Covid? There’s an app for that.
Rappid Design tackles the novel coronavirus
We first covered Collingwood’s Rappid Software Design, brainchild of founder David Reynolds and Sonja Hamilton, in September 2020. Since then, the software pathfinders have engineered a cure for Covid-19. Well okay, maybe they haven’t quite managed that, but they have built a novel way to keep Hollywood’s première film houses open for production and safe from infection.
Kameo Health is a U.S. company that offers Covid-19 testing solutions for the entertainment and production industry. Even though coronavirus vaccinations are progressing rapidly in the States, there are still lots of rules (with good reason!) around Covid-19 on set. In an industry where spending a million dollars a day per show is not uncommon, the last thing they need is an outbreak.
Rappid was invited to tender on building Kameo’s flagship app, one that would enable film house administrators to keep track of coronavirus testing and status. The introduction came through a local tech entrepreneur, Peter Heinke, who sat on the Collingwood Tech Accelerator steering committee wih Reynolds. Rappid was up against some big names, but won out even though their proposal wasn’t the cheapest. “They liked the way we presented, as well as the level of detail we put into the quote,” observes Reynolds.
Rappid began development in July of 2020. The job quickly grew to be much bigger than expected. Kameo was expecting to keep track of a few thousand Covid-19 tests per month, but is currently sitting at about 75,000 across Disney, Netflix and virtually all of the bigger production houses.
How the Covid-tracking App works
The app is loaded with cast and crew, sometimes hundreds of people per production. Then parameters are set: testing requirements, job function and ‘zone’. Test lab results are batch-loaded into the app system and each cast and crewmember uses the smartphone app as a ‘passport’, flashing their Green status to get on set.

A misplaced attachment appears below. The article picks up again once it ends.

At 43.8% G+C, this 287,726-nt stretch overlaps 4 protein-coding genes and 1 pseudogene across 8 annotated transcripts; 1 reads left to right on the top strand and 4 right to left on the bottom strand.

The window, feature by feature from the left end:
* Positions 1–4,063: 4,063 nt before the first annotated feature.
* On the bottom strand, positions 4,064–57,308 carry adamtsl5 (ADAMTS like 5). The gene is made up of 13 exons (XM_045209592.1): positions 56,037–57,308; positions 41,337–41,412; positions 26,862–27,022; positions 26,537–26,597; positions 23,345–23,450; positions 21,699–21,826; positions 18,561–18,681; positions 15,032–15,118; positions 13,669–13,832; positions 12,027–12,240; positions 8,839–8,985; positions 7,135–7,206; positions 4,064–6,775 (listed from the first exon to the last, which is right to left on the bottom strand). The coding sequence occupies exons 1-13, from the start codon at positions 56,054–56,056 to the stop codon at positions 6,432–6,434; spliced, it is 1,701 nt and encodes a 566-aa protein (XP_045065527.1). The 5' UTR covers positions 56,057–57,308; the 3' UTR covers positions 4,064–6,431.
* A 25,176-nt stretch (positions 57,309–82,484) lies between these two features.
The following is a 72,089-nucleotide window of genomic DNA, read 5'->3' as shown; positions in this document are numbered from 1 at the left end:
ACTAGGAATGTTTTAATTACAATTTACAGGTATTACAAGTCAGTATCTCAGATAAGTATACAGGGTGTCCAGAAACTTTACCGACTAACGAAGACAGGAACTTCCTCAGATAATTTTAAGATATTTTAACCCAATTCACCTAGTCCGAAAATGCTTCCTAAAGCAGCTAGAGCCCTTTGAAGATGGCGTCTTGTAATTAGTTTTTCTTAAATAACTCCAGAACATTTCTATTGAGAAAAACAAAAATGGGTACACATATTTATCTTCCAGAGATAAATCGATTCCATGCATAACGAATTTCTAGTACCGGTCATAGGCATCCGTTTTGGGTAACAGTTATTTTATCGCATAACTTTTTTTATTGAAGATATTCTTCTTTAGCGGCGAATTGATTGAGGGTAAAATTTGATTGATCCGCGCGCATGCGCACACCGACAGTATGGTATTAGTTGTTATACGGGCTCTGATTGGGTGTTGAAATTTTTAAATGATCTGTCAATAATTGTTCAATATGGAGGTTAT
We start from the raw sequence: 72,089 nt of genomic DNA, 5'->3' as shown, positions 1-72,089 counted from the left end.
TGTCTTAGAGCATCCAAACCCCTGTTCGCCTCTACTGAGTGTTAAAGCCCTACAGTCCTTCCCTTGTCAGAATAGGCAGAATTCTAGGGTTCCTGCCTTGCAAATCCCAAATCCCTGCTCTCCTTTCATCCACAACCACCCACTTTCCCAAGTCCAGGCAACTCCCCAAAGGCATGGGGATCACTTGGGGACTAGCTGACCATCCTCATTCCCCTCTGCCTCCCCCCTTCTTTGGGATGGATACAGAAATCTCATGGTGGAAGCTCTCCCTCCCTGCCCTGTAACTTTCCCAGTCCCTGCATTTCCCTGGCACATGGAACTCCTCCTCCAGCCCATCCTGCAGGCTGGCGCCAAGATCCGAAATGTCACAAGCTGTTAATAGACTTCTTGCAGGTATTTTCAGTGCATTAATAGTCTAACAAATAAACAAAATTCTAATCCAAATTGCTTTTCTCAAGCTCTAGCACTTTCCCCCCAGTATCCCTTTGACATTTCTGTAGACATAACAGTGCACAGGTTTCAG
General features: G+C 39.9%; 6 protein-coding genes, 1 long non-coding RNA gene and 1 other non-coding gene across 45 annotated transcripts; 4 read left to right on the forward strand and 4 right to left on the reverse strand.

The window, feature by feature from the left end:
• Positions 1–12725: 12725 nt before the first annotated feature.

Rappid’s app has ancillary functions, like manual Covid-19 test self-uploading/verification and vaccination status tracking. The latter transforms the app into a virtual ‘Covid passport’. Then, if cast and crewmembers get their second dose, their testing regime ratchets down from every three days to every three or four weeks.
Due to requests from U.S. schools, particularly in California, Kameo is using the app as an entrée to provision of vaccination status technology for various public-sector organizations.
Covid tracking for Canada
Coincidentally, an existing Rappid client called Chronically Simple manages a large swath of vaccination distribution in Canada. They asked Rappid to put together a vaccination module for Canada, with a view to finding a way to validate a person’s vaccination status (the word is that our ministries are only keeping track on an aggregate basis).
This app might be used to prove vaccination status in many areas of our lives, including at the doctor’s, at work, at school, etcetera. It has been presented to the federal government—it’s currently a waiting game. While a debate on the ethics of vaccination ‘passports’ rages in Canada, to the companies involved platform development, the ethical debate is almost inconsequential. Nobody knows exactly where it’s going to land, but it’s a good bet that international travel, at the least, will eventually be contingent on proof of vaccination status to some extent, especially in the U.S.
Business is up
While the pandemic has hurt many, many businesses the world over, it has been friendly to Rappid. Overall business has more than doubled, including both volume of work and also Rappid’s team. Although Rappid has actively been trying to recruit in the south Georgian Bay area for years, it has always proven difficult to find the right skillsets. Rappid has engaged personnel through Georgian College’s programs in the past, but that is not always a viable solution.
“In this last growth spurt,” says Reynolds, “the majority of our hires have come from the GTA. When you’re building an App that can make or break a company, you absolutely need top-flight, seasoned developers. So we’re importing them.” Reynolds observes that our area seems to be more focused on solo-preneurship, which is positive, but doesn’t help Rappid. He foresees that changing as our local tech cluster grows.
Putting your money where your mouth is
Since the pandemic began, Reynolds and Hamilton have decided to take a gamble on the technology their company develops. They have an investment role in a couple of companies, one of which is skillAir.com. The App puts together individuals looking for anything from a house-party bartender to a yoga instructors to a shed painter with skilled people looking to pick up a little work on the side.
Advertised as “a place where people’s skills meet people’s needs,” the App is poised to replace a hodgepodge of catch-all marketplaces like Facebook and Kijiji. Released just eight weeks ago, the App’s current test bed is in the Sea-to-Sky corridor between Vancouver and Whistler. “It’s looking promising so far,” comments Reynolds. “We have investors taking a hard look at providing a launchpad to other geographies.”